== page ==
Family Court Math: Why Getting Paid Every Other Week is Not Twice a Month

Family Court Math: Why Getting Paid Every Other Week is Not Twice a Month

By M. J. Goodwin

I have written before about the importance of Financial Declarations in Family Court. It is absolutely crucial that the numbers be accurate. One of the most common errors I see is an inaccurate reporting of income based on a mathematical error.

Many people are paid every other week. To the minds of many, that means they are paid twice a month. However, this is not accurate. If one is paid every other week, then one is paid 26 times per year.   Consider this: using $2000 as an example for a pay check, if one is paid every other week, one earns $4333.33 per month, not $4000 per month. The math is done as follows: $2000 pay check times 26 payments per year divided by 12 (months per year)=$4333.33.

To summarize, because some months are longer than others, the proper way to compute the income, for a worker paid every other week, is as follows: Gross pay amount times 26 divided by 12 equals monthly gross income.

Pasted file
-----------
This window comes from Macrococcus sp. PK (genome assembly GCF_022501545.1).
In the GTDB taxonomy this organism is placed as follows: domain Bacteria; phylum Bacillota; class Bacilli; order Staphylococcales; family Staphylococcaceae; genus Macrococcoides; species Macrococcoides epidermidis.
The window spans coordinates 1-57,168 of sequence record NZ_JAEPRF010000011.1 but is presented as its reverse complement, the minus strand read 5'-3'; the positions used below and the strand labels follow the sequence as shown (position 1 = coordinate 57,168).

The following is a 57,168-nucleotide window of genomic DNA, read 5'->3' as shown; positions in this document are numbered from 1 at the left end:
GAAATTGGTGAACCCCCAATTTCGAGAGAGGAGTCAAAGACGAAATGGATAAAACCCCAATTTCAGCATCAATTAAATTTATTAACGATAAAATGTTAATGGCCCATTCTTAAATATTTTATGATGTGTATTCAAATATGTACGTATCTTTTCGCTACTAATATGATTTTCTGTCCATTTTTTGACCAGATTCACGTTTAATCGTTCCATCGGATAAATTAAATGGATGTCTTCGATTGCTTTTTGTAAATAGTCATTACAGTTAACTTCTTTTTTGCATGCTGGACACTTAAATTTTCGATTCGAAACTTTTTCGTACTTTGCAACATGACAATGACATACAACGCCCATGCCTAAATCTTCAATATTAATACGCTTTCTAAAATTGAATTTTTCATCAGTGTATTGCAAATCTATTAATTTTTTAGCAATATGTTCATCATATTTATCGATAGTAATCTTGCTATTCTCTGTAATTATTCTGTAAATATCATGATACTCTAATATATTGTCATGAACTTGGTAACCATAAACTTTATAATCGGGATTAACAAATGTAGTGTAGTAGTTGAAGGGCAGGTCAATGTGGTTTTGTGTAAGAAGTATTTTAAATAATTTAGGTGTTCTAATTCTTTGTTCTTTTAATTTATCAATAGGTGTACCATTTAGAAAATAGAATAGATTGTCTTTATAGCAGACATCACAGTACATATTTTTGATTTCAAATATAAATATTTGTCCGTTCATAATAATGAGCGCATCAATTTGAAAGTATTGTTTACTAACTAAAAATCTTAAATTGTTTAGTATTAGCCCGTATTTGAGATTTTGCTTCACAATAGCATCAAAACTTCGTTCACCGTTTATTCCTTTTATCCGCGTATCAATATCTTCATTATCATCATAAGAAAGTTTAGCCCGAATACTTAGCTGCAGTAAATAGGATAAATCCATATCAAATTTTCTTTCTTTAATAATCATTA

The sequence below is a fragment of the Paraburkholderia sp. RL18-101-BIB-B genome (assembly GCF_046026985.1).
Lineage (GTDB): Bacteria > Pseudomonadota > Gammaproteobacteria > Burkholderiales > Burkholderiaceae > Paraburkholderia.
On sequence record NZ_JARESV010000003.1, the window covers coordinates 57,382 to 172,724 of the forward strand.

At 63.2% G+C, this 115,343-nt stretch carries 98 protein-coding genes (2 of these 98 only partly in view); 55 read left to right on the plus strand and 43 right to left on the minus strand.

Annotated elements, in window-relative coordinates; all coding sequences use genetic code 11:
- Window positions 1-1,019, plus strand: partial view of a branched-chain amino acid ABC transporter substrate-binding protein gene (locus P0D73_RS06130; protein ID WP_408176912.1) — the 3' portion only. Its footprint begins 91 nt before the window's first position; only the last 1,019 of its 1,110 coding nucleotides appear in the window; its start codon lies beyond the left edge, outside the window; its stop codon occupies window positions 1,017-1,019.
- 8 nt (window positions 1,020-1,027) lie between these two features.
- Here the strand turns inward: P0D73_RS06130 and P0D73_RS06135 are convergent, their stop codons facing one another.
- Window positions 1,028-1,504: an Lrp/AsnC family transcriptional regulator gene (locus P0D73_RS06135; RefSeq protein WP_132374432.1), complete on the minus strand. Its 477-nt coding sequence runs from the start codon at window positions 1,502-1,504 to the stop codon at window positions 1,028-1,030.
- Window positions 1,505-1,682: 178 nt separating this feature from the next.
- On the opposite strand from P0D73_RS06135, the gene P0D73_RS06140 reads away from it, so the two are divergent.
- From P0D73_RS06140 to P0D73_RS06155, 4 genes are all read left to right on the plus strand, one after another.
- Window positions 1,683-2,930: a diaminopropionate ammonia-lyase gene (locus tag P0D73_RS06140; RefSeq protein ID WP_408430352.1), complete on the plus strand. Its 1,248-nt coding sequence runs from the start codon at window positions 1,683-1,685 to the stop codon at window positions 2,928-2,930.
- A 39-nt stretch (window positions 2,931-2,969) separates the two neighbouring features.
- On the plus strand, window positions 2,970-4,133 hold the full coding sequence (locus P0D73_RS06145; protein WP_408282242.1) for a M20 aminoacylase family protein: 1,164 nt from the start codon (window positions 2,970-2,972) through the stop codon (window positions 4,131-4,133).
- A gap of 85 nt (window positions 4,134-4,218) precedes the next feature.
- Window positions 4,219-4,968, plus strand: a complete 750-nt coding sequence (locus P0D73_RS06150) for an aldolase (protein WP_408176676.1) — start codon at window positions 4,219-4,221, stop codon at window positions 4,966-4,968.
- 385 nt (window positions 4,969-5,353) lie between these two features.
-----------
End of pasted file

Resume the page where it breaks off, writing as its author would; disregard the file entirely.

The confusion and strong emotions evoked by the math are sometimes overwhelming to the parties. I believe this is because the additional income is not perceived by the parties. The person who makes $2000 every other week may not realize that is $52,000 per year instead of $48,000 per year. The difference in child support, whether paying or receiving, may be upsetting to the parties. Many times, parties come to me having already consulted one of the online child support calculators. These clients have an amount in their mind of what they believe support should be. They are often surprised if they have made a math error in their gross income. Such an error usually also translates to a similar error in health insurance costs. The end result of the math error is that the child support calculation is wrong.

However, if a person is truly paid twice a month (typically the 1st and 15th day of the month), then it is accurate to simply multiply the gross paycheck by 2 in order to get a monthly income.

If you need assistance with a Family Court matter in Upstate South Carolina, please don’t hesitate to contact me at: mj@mjgoodwin.com Email inquiries are typically answered within 12 hours.

 

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One comment

  • Gregory Forman

    I was trying to explain this to a client just last week. To illustrate why she couldn’t simply multiply by four to covert a weekly expense into a monthly expense, I asked her, “how many weeks in a year?”

    “53? 54?,” she answered.

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